#weekendcoffeeshare: ‘Round my hometown

If we were having coffee, I’d tell you that it’s much too late in the day (er, night) to have caffeinated beverages. But then again, I’ve always been terrible at making good choices and managing my sleep schedule, so yes, I’ll take coffee anyway. The sleepless night and the compulsion to write something reminds me of my senior year in high school when I would do just this—drink coffee and stay up spinning tales. And lately, I’ve been thinking about my hometown.

There is a split in my life, a “Before” and “After”, but I’ve been thinking lately that I’ve been categorizing it incorrectly. It is not “Before Moving to New York” and “After Moving to New York”, but rather, “Before I Started Writing” and “After I started Writing”. Writing has always been part of my list of hobbies, but it wasn’t until I started journaling with some regularity during high school that my inner life really kicked off.

My best friend since middle school was in town this week, and she is the type of person I can pick up with right away. She has known me through my quietest moments, has seen me lose my cool, and is the type to correct my memory while dispensing with unnecessary niceties. The things I remember are either rose-tinted idylls or turbid voids, and not much else in between. She one of the few people I know who fills in the spectrum.

And I’ve been thinking about my hometown because of my friend, but also because I’ve been thinking about writing. Tomorrow I’ll be getting comments back from my writing class on a short story, and I’ve been nervous ever since I gave them the story. While I’m proud of that piece, it’s not as “mission statement”-y as I like. The story isn’t really representative of what I write about.

Ever since I figured out that this was the reason for my discomfort, I’ve been trying to describe, with as much precision as possible, what it is I write about. If the story I sent in isn’t it, then what is it? I used to think that not having a defined focus would allow me to explore all topics, would allow me to write anything and everything I want without fear of being boxed into a genre. I’m seeing now that there must be some underlying and narrow motivation. After all, I can’t major in “The Universe.”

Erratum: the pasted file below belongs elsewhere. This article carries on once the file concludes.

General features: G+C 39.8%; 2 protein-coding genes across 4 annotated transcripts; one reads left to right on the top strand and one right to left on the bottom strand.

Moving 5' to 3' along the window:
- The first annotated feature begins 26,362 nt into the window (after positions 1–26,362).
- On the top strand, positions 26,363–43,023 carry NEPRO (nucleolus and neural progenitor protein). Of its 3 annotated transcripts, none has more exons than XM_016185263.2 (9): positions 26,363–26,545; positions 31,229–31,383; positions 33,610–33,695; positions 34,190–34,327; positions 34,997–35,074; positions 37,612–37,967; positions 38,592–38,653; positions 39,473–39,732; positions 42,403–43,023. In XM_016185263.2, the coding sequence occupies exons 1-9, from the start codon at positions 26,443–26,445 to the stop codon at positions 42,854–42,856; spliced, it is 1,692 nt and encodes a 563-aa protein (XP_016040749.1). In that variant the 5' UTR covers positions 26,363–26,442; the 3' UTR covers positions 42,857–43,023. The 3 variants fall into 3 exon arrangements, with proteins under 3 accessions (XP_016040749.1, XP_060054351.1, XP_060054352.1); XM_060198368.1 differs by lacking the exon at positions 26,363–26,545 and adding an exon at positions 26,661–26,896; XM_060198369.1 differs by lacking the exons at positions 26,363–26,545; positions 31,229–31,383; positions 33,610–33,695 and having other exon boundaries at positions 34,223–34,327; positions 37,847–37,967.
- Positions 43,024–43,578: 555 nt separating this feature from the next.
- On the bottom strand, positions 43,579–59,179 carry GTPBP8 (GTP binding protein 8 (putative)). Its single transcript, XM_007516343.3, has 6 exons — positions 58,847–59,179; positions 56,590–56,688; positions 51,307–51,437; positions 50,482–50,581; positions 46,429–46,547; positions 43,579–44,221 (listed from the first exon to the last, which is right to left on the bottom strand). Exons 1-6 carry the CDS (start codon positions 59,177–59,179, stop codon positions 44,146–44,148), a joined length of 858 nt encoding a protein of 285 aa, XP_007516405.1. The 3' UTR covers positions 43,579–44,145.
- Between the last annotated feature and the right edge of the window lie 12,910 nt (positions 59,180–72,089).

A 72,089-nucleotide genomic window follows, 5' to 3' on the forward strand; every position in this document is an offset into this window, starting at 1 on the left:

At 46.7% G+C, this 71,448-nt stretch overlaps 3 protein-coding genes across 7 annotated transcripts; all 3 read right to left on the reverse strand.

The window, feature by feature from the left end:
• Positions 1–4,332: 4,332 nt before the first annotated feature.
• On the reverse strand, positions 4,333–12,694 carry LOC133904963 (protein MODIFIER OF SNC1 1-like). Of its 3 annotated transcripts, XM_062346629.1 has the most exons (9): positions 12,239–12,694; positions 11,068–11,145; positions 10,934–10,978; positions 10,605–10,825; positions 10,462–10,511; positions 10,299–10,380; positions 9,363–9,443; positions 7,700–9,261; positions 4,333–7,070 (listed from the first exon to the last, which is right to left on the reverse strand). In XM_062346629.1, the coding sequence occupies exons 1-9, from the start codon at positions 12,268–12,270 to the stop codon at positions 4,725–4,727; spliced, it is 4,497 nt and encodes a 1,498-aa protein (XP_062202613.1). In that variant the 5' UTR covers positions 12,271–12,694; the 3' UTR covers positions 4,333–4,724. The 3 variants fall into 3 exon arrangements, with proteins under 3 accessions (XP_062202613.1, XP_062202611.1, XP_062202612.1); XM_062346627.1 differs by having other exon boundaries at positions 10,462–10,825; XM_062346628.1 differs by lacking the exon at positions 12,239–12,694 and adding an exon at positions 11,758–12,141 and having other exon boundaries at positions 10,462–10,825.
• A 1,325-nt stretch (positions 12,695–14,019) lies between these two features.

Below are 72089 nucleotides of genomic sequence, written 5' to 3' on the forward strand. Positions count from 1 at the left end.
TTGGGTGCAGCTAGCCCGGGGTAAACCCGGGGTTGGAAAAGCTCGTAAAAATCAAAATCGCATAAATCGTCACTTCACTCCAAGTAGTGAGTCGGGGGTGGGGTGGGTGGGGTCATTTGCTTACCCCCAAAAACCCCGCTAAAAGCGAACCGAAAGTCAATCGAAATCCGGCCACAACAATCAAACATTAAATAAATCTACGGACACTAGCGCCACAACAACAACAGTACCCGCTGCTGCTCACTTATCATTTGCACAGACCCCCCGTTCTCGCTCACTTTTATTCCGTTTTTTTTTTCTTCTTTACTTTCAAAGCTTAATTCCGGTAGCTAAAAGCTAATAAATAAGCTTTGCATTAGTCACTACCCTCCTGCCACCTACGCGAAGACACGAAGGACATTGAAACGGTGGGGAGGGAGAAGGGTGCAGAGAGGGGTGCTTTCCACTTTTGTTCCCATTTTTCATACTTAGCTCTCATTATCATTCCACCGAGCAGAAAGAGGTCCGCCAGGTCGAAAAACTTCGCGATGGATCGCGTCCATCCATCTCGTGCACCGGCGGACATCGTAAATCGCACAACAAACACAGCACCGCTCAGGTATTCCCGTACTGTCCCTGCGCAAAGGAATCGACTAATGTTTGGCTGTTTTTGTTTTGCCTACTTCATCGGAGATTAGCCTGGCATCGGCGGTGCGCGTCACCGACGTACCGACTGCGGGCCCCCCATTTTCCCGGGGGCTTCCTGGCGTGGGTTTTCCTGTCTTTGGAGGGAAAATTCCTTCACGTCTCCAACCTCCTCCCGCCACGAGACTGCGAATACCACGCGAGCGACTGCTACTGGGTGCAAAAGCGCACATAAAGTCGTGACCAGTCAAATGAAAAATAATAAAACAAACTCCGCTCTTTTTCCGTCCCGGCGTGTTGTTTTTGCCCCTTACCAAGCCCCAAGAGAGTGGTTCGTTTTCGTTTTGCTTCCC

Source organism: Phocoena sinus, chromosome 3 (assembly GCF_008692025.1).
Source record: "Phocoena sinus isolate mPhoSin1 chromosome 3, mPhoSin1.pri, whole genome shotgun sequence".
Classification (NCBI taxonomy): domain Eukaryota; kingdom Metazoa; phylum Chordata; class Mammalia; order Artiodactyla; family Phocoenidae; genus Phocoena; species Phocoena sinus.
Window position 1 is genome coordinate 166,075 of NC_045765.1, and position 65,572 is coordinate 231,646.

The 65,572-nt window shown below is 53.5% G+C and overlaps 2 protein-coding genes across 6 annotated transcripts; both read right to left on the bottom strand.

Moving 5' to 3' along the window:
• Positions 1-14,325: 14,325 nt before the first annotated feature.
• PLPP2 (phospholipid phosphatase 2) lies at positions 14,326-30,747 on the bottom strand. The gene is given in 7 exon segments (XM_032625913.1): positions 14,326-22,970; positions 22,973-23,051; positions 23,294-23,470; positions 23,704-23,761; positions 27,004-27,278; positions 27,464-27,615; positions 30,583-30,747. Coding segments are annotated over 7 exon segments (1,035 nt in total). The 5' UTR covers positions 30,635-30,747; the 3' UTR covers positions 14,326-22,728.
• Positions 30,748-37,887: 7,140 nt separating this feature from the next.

I’m still figuring it out, though I can feel myself circling around something. My writing topic—the Major Dramatic Question that drives not just a particular story, but all of my creative work—is elusive, but lurking just out of the corner of my eye. Still, I feel like I’ll lock onto it soon, and then…well, we’ll see how it goes.

But I’m curious: What do you write about?


This post was created as part of #weekendcoffeeshare. Check out more posts in the hashtag.

“Cheerily re-titled”

A few weeks ago, I had the privilege of attending an event featuring Margaret Atwood and Fiona Shaw at the New York Public Library. During their conversation, Margaret Atwood slipped in a wry remark that one of her nonfiction books, Negotiating With the Dead, had been, “Cheerily re-titled ‘A Writer on Writing.‘” And as I go about this blog revamp, this small phrase plays over and over in my head: “Cheerily re-titled. Cheerily re-titled. Cheerily re-titled.”

And so, here I am. Cheerily re-titling myself as I make the transition from an old blog to this new blog.

So who am I now? What am I re-titling myself to?

My name is Caroliena Cabada, and my first name is a deliberate misspelling of South “Carolina.” (I say this to help people with pronunciation, but it’s also a true story. Ask me about it sometime.) I am an adult human being, living and working in New York City, and there is one thing I know to be true:

I am a writer.

And as I refresh my blog a few days before NaNoWriMo, I am becoming more comfortable with calling myself a writer. I still feel like a fraud sometimes, like there is something wrong with my taking on the label of “writer” when I’ve never had a paid writing gig, I’ve only been published once in a lit mag, and other, myriad and minute insecurities that stop me sometimes from really owning up to being a “writer.”

But whatever my hangups are, I am a writer. Even if I try to deceive myself into believing otherwise, I am a writer. Whenever the uncertainty pressures me to quit, I am a writer. And this stubborn belief that “I am a writer” sometimes feels like one of the few things that really keeps me going in life.

Thanks very much for stopping by this (re)introduction post. I’m looking forward to writing even more in the coming days.